Foxtrot’s flying high!

If you’ve been lucky enough to join us on an experience day, you’ll know the breathtaking feeling of a silent owl or majestic Bald Eagle landing on your fist – there’s nothing quite like it! Our Bird Team work closely with our amazing birds to build strong and trusting relationships. We caught up with Bird Team Apprentice Jennie, who has been working alongside Foxtrot the Black Kite over recent months, getting her ready to meet our visitors on experience days this year.

“Last year, as part of my apprenticeship, I was set the task to create a training plan for a bird here at the Trust. With guidance from fellow Bird Team member Katy we created a plan for Echo, one of our Black Kites, to re-join the flying team after a rest period.

Working on this plan helped me gain confidence working closely with a bird and training using positive reinforcement, as Echo has now successfully re-joined the rest of the Black Kite team in flying displays.

Since working with Echo, I have now had the chance to work closely with another Black Kite called Foxtrot. I am currently working with Ben from the Bird Team to ready Foxtrot for joining in with experience days in 2023.

To begin earning her trust, I started out by being the Bird Team member to feed her every day. I then slowly built the relationship up to going outside her aviary and giving her the chance to hop from a post to my glove for some food. We then worked with her to do some longer, circuiting flights before coming back to my glove for her dinner. Once she was confident doing this, we started introducing strangers in to the mix (i.e our lovely volunteers).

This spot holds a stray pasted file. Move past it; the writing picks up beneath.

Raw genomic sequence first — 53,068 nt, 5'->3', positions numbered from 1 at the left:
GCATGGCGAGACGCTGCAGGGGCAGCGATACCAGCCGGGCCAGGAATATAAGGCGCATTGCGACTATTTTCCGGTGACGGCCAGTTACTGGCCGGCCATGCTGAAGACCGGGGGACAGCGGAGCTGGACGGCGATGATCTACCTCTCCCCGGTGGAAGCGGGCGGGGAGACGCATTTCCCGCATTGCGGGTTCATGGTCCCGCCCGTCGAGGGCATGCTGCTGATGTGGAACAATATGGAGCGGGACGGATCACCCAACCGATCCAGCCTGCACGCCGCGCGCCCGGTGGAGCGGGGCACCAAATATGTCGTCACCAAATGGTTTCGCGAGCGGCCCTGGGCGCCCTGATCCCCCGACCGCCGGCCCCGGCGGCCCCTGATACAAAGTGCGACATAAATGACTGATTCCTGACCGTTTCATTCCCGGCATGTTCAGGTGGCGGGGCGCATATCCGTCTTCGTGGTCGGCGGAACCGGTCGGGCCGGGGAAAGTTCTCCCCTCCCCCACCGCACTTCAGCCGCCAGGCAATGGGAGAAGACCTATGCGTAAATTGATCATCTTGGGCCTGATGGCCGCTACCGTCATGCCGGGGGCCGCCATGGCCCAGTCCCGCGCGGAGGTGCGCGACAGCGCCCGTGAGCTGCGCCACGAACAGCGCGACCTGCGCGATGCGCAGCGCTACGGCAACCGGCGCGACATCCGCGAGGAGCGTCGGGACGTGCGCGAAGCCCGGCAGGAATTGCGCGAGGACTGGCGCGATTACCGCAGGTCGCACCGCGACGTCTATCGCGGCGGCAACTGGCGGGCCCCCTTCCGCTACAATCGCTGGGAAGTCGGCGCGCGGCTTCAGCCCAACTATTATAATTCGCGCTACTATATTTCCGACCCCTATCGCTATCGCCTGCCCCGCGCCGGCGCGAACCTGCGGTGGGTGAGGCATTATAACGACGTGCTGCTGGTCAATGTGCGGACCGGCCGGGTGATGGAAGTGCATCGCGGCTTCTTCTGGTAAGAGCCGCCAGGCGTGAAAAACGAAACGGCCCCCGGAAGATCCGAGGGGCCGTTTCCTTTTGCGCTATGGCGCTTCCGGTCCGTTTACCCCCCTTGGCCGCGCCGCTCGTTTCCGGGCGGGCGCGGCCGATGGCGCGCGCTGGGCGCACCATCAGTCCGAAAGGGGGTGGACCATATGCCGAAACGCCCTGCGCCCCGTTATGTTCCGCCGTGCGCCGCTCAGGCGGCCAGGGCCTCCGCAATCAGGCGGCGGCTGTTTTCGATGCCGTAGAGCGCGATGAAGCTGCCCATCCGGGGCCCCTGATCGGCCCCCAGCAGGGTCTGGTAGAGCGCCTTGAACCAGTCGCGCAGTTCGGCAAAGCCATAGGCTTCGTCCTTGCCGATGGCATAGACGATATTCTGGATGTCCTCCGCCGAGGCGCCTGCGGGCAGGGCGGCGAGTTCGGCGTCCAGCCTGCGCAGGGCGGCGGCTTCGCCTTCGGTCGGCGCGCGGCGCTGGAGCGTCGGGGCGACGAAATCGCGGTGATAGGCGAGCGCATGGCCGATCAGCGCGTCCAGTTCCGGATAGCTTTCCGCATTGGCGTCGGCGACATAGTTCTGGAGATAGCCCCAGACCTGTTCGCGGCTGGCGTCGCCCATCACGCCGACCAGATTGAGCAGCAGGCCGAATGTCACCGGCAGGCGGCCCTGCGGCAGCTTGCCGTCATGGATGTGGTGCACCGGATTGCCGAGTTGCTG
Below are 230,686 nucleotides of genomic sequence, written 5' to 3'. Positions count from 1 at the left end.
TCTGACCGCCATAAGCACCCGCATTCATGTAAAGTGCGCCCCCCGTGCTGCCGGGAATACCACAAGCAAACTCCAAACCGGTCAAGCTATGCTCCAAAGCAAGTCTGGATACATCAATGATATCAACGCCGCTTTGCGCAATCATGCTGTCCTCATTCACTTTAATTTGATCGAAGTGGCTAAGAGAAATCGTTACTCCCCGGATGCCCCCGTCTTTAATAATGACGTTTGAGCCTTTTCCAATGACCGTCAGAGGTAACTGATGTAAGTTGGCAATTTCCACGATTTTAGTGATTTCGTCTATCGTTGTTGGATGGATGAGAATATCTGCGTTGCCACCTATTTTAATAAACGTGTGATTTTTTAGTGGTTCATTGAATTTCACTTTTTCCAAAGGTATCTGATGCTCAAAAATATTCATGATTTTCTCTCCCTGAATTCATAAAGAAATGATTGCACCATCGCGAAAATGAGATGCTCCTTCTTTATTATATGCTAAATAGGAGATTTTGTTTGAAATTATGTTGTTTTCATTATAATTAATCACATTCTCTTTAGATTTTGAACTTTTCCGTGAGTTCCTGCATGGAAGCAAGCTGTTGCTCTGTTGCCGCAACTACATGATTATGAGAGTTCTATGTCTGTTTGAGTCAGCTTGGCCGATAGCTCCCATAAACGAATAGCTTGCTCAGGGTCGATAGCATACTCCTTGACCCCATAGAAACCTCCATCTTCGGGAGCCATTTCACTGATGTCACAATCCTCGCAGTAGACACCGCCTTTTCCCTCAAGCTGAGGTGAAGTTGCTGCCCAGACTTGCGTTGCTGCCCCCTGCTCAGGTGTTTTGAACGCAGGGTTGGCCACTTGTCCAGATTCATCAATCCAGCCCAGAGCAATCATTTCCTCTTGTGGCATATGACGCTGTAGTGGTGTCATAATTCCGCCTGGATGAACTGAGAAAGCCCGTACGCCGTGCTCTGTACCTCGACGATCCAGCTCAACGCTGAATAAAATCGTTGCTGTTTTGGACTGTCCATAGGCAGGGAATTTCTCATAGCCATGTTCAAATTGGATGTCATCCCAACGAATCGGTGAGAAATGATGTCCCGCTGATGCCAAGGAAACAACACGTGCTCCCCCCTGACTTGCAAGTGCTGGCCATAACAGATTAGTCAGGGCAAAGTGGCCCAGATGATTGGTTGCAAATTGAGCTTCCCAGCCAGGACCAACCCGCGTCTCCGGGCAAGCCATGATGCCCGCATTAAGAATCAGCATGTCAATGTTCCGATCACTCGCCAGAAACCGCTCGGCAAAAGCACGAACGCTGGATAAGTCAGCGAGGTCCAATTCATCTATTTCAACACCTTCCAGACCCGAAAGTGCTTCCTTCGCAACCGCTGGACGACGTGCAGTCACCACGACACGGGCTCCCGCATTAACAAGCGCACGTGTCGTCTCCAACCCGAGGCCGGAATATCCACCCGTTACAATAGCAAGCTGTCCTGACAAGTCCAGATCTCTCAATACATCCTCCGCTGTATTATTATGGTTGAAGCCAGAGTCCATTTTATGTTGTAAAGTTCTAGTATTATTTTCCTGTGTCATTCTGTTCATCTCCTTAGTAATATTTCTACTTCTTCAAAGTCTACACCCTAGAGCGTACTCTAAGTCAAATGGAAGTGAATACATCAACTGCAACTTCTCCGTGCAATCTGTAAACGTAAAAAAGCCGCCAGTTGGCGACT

Every day she would have the opportunity to meet someone new and fly to their glove in Reg’s Wildflower Meadow.  Our aim at the Trust is to inspire those visiting and taking part in experiences to care about and support our mission to conserve birds of prey, and providing an opportunity for people to be close to our birds is an excellent way to do this.  We  began flying her with groups of volunteers at a time. She is now a pro at this!

The next step in her plan was to see how she felt flying to some members of the public, but she decided not to land with any of them – we can only assume that she prefers the dark green volunteer uniform!

We’re taking things at Foxtrot’s pace, so will see how she feels about meeting one member of the public at a time. If she is ok with this, we will then move on to introduce her to people wearing different clothes, hats and sunglasses as a new experience for her.  It is on her terms and if she decides this is something she is confident with, she may one day be a star of our experience days.

The Bird Team had a training day recently where we shared different ways of working with our birds. I wanted to put some of the new things I had learnt to good use and began learning how to use hand signals with Foxtrot as a way of communication. I wasn’t sure where to start, so Ben and I worked together to come up with a routine for us to begin that would incorporate this into our work together. This has been a learning process for both Foxtrot and I; it’s been a very enjoyable experience and helps me to create a positive relationship with Foxtrot. She and I are both learning a new skill too.

When I fly Foxtrot she almost constantly calls to me – this is called Contact Calling, and is her way of making sure I know she’s there and reminding me she wants her food! It is the call they would normally make to their parents when they are young.

Working with Foxtrot has been a very beneficial experience. I’ve enjoyed the learning process, especially working alongside Katy and Ben as they were previously apprentices so they have an insight into what I needed to learn and the best way to go about it, so a big thanks to them!”

©2024 Hawk Conservancy Trust